14:00 - 15:30  |  Author(s): C. Dresler, R. Herbst, A. Hutson

      • Abstract
      • Presentation
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      Abstract not provided

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      MS19.3 - Resource Constraints as a Barrier to Lung Cancer Management: Developing Nations (ID 548)

      14:00 - 15:30  |  Author(s): S. Thongprasert, U. Premsuwan

      • Abstract
      • Presentation
      • Slides

      Abstract
      Resource Constraints is an important barrier to Lung Cancer Management. In order to understand this issue in Developing Nations, the questionnaires was set up and send to an experts in Asian countries to find out the fact about this issues. Data gather from the questionnaires will be present at the meeting. Specific information in the questionnaires are Drug lagging period, time to get new cancer drug approval, the important of economic analysis during the approval of new anticancer drug. The other information related to man power including specialist in all related subspecialties and the availability and accessibilty to diagnostic and treatment will be captured by questionnaires. Pattern of Health Insurance and other cost was also the information gathered at the same time.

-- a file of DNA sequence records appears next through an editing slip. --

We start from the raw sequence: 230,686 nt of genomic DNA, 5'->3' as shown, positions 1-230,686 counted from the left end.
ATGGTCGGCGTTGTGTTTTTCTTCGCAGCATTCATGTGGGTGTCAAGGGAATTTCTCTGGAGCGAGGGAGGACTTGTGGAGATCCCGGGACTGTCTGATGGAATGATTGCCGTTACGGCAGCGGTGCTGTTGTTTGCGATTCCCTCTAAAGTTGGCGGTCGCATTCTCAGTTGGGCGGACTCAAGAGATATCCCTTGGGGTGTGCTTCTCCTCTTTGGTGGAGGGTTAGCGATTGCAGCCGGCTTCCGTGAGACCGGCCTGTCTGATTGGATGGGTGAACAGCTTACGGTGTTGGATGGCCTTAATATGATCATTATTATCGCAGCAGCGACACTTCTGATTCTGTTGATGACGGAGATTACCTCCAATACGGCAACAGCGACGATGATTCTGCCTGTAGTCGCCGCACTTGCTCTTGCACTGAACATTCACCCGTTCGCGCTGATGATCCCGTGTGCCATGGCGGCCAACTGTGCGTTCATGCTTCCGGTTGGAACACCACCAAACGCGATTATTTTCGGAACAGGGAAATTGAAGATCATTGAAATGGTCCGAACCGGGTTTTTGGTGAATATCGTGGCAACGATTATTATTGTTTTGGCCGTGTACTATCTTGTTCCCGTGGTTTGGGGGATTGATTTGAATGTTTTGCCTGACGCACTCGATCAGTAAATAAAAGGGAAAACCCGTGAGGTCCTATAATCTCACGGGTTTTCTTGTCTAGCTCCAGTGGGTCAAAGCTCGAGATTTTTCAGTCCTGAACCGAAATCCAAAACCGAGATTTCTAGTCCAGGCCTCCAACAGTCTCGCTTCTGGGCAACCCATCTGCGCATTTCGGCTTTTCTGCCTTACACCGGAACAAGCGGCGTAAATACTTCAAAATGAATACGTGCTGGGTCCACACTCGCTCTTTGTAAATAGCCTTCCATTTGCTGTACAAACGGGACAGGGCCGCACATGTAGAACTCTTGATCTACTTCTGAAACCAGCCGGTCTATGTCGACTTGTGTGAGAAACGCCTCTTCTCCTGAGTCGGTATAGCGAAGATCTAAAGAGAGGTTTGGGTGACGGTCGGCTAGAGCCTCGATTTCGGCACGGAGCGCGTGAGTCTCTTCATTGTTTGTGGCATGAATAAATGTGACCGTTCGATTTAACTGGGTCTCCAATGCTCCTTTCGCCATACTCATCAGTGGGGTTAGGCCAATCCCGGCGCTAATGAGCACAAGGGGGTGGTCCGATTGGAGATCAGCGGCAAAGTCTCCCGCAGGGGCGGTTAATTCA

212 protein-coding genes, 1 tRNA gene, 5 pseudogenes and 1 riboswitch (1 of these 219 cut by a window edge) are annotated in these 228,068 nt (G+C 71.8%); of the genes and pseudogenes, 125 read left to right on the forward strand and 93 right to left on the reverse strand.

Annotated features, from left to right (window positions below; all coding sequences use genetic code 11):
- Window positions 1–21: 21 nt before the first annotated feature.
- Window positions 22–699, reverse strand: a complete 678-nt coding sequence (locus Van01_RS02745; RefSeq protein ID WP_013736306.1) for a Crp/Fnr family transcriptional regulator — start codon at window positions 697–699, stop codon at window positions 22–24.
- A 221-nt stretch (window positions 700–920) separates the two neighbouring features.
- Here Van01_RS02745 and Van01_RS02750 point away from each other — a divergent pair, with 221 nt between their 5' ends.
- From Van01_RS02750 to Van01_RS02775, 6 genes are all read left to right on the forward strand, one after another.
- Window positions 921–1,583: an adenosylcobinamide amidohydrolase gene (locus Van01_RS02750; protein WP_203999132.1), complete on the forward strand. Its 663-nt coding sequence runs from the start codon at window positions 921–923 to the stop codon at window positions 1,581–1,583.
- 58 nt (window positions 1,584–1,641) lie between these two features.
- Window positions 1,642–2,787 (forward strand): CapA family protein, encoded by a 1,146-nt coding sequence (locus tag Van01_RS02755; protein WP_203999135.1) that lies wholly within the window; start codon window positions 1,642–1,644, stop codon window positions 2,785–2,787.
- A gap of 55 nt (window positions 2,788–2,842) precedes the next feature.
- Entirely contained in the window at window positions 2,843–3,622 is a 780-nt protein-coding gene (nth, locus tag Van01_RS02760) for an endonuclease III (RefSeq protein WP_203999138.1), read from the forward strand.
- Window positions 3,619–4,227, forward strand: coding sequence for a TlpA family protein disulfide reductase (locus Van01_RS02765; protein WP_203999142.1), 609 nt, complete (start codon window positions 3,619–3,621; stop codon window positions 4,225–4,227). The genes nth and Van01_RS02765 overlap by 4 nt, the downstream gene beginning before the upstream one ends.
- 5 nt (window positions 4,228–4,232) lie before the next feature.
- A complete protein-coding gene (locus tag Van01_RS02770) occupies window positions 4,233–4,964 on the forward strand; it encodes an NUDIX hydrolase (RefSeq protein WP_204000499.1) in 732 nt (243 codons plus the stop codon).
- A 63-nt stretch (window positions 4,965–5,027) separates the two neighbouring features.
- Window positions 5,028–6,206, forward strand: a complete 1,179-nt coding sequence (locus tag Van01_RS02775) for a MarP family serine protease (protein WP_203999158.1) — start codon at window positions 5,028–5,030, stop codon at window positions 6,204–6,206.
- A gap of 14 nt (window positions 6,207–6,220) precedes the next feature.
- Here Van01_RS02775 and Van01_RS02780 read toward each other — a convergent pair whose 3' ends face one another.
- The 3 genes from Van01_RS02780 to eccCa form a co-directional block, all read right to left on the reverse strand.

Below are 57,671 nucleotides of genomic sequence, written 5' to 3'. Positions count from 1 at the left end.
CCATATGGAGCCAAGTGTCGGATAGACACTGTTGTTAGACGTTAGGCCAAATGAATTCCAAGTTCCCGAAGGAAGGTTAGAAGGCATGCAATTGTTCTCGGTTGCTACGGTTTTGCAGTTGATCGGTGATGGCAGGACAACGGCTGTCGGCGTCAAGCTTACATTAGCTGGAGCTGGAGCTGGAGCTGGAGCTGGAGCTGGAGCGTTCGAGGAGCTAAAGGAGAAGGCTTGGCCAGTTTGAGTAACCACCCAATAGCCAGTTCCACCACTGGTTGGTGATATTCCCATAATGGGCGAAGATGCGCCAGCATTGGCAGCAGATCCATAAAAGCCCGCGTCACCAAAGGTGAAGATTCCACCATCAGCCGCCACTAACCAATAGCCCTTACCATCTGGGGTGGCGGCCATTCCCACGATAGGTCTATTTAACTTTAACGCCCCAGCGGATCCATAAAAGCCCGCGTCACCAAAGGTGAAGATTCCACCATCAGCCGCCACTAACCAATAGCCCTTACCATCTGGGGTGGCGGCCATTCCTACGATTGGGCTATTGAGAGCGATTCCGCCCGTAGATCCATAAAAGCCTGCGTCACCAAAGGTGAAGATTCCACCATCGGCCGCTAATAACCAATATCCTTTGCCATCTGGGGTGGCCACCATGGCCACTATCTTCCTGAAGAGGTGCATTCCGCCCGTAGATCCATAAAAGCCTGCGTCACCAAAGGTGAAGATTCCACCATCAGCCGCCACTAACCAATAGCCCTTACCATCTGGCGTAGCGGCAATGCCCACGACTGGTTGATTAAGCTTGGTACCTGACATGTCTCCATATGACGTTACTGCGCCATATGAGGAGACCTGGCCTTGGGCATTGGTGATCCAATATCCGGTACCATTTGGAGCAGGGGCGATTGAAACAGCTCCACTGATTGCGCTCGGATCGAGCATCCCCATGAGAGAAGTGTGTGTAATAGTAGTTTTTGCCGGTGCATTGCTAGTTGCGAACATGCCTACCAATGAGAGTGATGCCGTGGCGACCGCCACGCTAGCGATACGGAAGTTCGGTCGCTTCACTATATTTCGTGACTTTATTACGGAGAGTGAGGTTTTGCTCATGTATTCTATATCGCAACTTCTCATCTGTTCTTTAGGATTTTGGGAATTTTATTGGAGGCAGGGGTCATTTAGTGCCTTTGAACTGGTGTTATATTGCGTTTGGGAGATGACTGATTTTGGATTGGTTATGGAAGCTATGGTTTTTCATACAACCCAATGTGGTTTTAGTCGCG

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      MS19.4 - Resource Constraints as a Barrier to Lung Cancer Management: Developed Nations (ID 549)

      14:00 - 15:30  |  Author(s): W. Evans

      • Abstract
      • Presentation
      • Slides

      Abstract